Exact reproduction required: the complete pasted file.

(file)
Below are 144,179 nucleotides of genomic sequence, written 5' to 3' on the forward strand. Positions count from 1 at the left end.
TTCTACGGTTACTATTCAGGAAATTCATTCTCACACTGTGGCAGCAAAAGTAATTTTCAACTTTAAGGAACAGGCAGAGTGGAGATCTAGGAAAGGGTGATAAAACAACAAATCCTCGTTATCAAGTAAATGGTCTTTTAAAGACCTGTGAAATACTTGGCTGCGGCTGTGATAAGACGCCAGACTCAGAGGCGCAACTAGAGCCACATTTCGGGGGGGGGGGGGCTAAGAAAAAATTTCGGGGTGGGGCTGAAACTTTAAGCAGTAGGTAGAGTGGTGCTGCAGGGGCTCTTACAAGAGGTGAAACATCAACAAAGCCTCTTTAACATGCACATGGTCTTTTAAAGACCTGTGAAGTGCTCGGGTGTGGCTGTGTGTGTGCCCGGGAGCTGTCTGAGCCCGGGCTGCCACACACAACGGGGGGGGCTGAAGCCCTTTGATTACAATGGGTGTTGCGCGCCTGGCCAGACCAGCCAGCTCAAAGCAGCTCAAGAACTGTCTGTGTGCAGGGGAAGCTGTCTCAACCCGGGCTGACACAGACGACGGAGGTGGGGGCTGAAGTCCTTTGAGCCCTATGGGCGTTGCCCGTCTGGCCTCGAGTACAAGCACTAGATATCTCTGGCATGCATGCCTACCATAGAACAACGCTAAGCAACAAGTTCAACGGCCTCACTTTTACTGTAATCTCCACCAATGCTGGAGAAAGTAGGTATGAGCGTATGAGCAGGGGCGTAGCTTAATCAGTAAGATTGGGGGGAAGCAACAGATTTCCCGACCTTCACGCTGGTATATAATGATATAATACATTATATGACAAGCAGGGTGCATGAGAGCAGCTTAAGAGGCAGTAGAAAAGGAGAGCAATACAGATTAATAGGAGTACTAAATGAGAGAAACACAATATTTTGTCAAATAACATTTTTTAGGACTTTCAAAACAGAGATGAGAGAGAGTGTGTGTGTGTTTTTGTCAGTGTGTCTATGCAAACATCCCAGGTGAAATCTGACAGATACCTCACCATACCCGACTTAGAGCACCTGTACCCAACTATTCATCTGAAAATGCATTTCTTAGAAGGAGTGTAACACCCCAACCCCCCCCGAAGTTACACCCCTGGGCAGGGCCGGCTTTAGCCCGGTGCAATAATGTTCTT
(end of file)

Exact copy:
Below are 144,179 nucleotides of genomic sequence, written 5' to 3' on the forward strand. Positions count from 1 at the left end.
TTCTACGGTTACTATTCAGGAAATTCATTCTCACACTGTGGCAGCAAAAGTAATTTTCAACTTTAAGGAACAGGCAGAGTGGAGATCTAGGAAAGGGTGATAAAACAACAAATCCTCGTTATCAAGTAAATGGTCTTTTAAAGACCTGTGAAATACTTGGCTGCGGCTGTGATAAGACGCCAGACTCAGAGGCGCAACTAGAGCCACATTTCGGGGGGGGGGGGGCTAAGAAAAAATTTCGGGGTGGGGCTGAAACTTTAAGCAGTAGGTAGAGTGGTGCTGCAGGGGCTCTTACAAGAGGTGAAACATCAACAAAGCCTCTTTAACATGCACATGGTCTTTTAAAGACCTGTGAAGTGCTCGGGTGTGGCTGTGTGTGTGCCCGGGAGCTGTCTGAGCCCGGGCTGCCACACACAACGGGGGGGGCTGAAGCCCTTTGATTACAATGGGTGTTGCGCGCCTGGCCAGACCAGCCAGCTCAAAGCAGCTCAAGAACTGTCTGTGTGCAGGGGAAGCTGTCTCAACCCGGGCTGACACAGACGACGGAGGTGGGGGCTGAAGTCCTTTGAGCCCTATGGGCGTTGCCCGTCTGGCCTCGAGTACAAGCACTAGATATCTCTGGCATGCATGCCTACCATAGAACAACGCTAAGCAACAAGTTCAACGGCCTCACTTTTACTGTAATCTCCACCAATGCTGGAGAAAGTAGGTATGAGCGTATGAGCAGGGGCGTAGCTTAATCAGTAAGATTGGGGGGAAGCAACAGATTTCCCGACCTTCACGCTGGTATATAATGATATAATACATTATATGACAAGCAGGGTGCATGAGAGCAGCTTAAGAGGCAGTAGAAAAGGAGAGCAATACAGATTAATAGGAGTACTAAATGAGAGAAACACAATATTTTGTCAAATAACATTTTTTAGGACTTTCAAAACAGAGATGAGAGAGAGTGTGTGTGTGTTTTTGTCAGTGTGTCTATGCAAACATCCCAGGTGAAATCTGACAGATACCTCACCATACCCGACTTAGAGCACCTGTACCCAACTATTCATCTGAAAATGCATTTCTTAGAAGGAGTGTAACACCCCAACCCCCCCCGAAGTTACACCCCTGGGCAGGGCCGGCTTTAGCCCGGTGCAATAATGTTCTT